Mobile Suit Gundam ZZ – Episodes 24 – 36 Review

Gundam ZZ P3

Gundam ZZ finally succumbs to Gundam creator Tomino’s more bleak outlook (at the time) and the fun begins to turn into tragedy. While this quarter of ZZ isn’t devoid of humour, it’s certainly far more in line with Zeta than its first half, and possibly even pushes the “grim reality of war” button more than that did… So let’s take a look!


The Argama and its crew have arrived on Earth, chasing after the Neo Zeon forces who are trying to end the war by strong-arming the Earth Federation into surrender. The coming battle won’t be easy, and it will certainly come with its fair share of casualties…

*spoilers appear from here on out!*

Cast of Characters:

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Reunited at Last! … For a while.

Judau Ashta (Kazuki Yao) – Judau’s mind is still on his sister Leina, who is under the thumb of Neo Zeon higher-up Glemy Toto. That being said, he is still enjoying his time with his friends, even including the childish Ple…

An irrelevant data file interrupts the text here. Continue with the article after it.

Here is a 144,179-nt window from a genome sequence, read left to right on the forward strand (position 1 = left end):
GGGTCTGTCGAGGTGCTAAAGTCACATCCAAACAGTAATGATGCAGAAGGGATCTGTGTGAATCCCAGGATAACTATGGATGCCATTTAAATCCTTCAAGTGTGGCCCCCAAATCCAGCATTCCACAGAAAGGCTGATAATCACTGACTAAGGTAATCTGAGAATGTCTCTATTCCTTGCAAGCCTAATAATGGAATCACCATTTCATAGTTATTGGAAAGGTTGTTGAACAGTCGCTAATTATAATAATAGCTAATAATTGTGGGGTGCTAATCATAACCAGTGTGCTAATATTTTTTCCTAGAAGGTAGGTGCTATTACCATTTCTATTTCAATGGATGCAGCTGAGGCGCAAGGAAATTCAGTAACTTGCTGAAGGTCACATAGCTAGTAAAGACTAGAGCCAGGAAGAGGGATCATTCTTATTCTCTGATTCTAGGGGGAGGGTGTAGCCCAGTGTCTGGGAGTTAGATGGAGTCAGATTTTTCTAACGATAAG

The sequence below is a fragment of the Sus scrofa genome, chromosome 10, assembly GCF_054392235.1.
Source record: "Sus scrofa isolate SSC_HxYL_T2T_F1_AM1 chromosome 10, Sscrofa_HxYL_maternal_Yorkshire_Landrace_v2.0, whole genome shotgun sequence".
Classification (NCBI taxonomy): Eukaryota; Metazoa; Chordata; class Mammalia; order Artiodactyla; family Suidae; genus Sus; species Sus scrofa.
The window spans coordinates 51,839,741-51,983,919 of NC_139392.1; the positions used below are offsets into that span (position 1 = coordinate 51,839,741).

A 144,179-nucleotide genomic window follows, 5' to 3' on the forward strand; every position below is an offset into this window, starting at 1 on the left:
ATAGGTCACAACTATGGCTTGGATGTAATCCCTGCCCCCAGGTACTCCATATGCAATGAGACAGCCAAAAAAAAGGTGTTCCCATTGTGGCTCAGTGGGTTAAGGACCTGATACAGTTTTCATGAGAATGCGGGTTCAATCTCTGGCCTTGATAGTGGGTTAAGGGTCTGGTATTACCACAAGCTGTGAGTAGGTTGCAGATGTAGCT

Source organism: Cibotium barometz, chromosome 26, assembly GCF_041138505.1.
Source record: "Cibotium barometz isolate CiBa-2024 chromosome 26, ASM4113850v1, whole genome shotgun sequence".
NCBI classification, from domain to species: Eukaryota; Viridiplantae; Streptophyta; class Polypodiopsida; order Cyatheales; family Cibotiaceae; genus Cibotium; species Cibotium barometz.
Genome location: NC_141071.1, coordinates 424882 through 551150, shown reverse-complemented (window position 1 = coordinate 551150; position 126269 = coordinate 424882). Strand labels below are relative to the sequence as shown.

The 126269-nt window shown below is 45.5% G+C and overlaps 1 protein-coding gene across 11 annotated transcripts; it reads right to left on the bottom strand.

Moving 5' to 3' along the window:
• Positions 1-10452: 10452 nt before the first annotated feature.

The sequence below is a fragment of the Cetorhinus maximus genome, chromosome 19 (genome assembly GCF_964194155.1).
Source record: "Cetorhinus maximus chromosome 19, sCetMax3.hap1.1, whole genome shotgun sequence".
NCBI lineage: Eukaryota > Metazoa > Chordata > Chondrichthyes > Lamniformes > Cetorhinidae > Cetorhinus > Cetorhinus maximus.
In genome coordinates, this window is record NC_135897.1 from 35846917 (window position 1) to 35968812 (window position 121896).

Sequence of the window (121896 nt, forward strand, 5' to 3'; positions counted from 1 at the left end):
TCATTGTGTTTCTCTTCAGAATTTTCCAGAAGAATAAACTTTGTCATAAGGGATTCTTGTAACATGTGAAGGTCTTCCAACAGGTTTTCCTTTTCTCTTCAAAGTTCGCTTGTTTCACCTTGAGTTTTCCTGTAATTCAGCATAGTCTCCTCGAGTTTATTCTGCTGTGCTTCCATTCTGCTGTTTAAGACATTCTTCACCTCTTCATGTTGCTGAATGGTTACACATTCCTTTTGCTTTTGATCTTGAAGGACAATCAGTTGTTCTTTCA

Roux Louka (Naoko Matsui) – Roux is trying her best to be a top pilot for the Argama, taking the Zeta Gundam into battle when needed. The problem comes from the other pilots being unprofessional kids, some of whom treat her as an outsider to their little gang.

Elpeo Ple (Chieko Honda) – Elpeo Ple is an ex-Neo Zeon pilot who is unsure of her past, beyond that Glemy Toto had a hand in it. She is happy to just be around Judau, who she sees as her big brother, and wants no one to stand in the way of their happiness.

Elle Viano (Eriko Hara) – Elle has known Judau for a long time, but she’s beginning to not recognise either him or even herself, as she fights in the war with Neo Zeon in the Gundam Mk.II, a far cry from trading junk…

Beecha Oleg (Shingo Hiromori) – Beecha is an arrogant prick, but at least he’s starting to come around to the idea of being a pilot for the Argama and helping in the war effort, even if he doesn’t outwardly show it…

Bright Noa (Hirotaka Suzuoki) – Bright Noa is the heroic leader of the White Base and the Argama during the last two major wars, but this war with Neo Zeon happening immediately after the last will take its toll on any man. Bright is managing to hold it together though, somehow…